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A Voronoi based framework for the definition of P2P distributed virtual environments

Genovali, Luca (2009) A Voronoi based framework for the definition of P2P distributed virtual environments. Advisor: Ghezzi, Prof. Carlo. Coadvisor: Baiardi, Prof. Fabrizio . pp. 190. [IMT PhD Thesis]

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Abstract

The diffusion of wide area networks has lead to the definition of novel applications such as the Distributed Virtual Environments (DVE), for instance massively multiplayer games, militar or civil distributed simulations. In a DV E a set of active entities (avatars), interact with each other and with a set of passive objects located in their surroundings. While most DV E are currently still managed according to the client server model, the P2P model has recently been investigated, even if the killer application for P2P has been till now the file sharing one. This thesis investigates the feasibility of a P2P architecture for Distributed Virtual Environments. Locality of DV E interactions, modeled through the notion of Area of Interest, AOI of each entity, is properly exploited by the P2P communication support to reduce the amount of messages exchanged through the P2P overlay. Furthermore, a mechanism to dynamically acquire knowledge of the state located beyond the AOI and a strategy to preserve consistency of the replicated state is defined. We propose to model a DV E by a Voronoi Tessellation, where the sites correspond to peers and the Delaunay triangulation links define the topology of the P2P overlay. Different solutions for the definition of the overlay network and a set of protocols for the propagation of the heartbeats and the management of the passive objects have been formally defined, implemented and evaluated with respect to consistency and scalability. Finally, this thesis investigates the definition of a hybrid P2P support for the development of a DV E, where a hierarchy of peers is defined according to their computational/communication power. The resulting overlay is modeled through a Weighted Voronoi Diagram.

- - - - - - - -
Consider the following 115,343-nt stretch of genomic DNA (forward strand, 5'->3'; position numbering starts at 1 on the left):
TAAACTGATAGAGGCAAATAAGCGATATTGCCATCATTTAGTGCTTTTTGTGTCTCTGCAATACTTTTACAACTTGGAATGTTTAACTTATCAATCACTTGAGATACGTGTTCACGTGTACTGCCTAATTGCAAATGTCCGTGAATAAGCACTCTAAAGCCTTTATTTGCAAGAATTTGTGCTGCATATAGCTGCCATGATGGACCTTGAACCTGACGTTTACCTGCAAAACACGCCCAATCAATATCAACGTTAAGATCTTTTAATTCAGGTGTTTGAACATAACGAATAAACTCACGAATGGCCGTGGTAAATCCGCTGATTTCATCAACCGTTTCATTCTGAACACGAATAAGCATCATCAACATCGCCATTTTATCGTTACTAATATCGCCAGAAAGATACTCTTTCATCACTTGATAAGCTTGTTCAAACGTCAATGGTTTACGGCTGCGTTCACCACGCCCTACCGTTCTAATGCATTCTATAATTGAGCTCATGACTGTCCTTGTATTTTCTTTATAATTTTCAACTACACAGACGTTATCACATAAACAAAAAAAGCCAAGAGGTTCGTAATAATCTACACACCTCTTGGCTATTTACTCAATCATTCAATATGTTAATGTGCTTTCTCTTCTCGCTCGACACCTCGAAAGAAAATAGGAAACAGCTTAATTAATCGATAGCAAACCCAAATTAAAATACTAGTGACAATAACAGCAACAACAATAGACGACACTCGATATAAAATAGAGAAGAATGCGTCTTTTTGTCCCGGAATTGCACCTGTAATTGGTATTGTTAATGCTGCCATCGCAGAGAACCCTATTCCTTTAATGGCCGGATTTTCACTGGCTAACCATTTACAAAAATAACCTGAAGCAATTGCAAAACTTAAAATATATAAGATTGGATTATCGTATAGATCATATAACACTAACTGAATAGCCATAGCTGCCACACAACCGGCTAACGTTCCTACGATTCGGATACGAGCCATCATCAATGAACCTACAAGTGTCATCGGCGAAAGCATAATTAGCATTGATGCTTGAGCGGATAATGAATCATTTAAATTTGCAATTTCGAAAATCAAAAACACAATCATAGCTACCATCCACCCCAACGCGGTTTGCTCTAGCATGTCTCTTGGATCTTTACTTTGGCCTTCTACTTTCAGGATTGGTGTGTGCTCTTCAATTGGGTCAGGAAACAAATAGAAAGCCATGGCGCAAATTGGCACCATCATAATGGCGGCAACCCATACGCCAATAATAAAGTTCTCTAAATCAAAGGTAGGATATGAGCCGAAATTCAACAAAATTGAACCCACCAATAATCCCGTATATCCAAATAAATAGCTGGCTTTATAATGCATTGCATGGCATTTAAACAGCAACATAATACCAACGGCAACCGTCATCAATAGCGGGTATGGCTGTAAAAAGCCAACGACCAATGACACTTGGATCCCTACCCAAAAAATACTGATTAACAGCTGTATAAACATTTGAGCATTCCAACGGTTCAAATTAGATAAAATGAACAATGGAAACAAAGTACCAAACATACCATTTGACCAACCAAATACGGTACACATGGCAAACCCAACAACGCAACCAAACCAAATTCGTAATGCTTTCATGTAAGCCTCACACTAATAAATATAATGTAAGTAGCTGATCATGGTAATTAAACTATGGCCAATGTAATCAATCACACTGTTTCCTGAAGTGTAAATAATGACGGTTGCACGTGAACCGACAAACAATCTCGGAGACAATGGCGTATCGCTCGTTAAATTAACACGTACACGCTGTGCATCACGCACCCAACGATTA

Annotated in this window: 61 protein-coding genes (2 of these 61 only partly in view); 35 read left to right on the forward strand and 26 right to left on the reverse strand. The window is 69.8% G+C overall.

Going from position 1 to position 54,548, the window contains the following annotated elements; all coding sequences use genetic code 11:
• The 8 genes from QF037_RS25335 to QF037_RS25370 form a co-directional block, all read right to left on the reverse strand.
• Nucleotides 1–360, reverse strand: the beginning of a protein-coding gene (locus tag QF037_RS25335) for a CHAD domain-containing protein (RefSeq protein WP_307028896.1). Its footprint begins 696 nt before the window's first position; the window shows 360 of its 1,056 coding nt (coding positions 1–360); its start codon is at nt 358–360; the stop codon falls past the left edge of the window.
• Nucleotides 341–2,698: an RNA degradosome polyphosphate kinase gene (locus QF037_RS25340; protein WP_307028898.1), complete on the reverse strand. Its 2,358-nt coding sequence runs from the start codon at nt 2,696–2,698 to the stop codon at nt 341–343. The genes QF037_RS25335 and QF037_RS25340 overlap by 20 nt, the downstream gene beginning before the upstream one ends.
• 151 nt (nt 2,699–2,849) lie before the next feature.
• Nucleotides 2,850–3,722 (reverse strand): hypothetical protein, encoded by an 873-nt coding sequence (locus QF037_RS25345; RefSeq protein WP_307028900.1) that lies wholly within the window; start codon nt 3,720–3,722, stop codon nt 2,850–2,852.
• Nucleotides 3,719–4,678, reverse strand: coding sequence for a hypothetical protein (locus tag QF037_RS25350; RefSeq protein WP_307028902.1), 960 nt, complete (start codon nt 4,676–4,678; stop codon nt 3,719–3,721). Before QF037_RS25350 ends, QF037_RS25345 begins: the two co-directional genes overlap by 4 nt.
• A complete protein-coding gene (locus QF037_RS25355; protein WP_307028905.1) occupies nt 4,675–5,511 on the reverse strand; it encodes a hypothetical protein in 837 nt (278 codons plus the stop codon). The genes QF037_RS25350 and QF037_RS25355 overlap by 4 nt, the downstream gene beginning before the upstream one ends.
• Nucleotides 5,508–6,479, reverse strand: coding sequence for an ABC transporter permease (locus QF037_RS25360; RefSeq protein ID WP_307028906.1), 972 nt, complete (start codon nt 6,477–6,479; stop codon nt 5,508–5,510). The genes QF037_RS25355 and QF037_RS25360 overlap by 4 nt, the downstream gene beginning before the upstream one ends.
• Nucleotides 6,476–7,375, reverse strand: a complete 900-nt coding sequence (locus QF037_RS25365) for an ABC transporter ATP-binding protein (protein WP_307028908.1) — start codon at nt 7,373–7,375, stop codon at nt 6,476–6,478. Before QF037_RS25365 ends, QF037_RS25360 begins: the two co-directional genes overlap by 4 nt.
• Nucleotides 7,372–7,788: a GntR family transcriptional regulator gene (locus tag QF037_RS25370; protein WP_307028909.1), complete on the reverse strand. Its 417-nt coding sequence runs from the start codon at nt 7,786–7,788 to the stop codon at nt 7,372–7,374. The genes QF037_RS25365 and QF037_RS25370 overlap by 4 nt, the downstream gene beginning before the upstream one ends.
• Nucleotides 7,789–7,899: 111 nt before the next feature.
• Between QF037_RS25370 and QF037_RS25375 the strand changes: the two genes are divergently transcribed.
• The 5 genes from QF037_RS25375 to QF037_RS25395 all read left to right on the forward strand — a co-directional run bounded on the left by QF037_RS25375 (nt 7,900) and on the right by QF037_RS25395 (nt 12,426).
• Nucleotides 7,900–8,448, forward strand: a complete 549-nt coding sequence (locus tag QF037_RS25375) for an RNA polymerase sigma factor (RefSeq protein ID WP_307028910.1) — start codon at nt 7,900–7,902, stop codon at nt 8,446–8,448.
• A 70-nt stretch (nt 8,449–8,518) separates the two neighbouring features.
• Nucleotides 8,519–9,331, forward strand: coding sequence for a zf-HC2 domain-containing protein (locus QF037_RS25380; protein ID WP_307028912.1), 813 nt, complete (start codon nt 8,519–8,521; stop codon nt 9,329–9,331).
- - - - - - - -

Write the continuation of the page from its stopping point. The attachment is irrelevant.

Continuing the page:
Item Type: IMT PhD Thesis
Subjects: Q Science > QA Mathematics > QA75 Electronic computers. Computer science
PhD Course: Computer Science and Engineering
Identification Number: 10.6092/imtlucca/e-theses/23
Date Deposited: 06 Jul 2012 10:01
URI: http://e-theses.imtlucca.it/id/eprint/23

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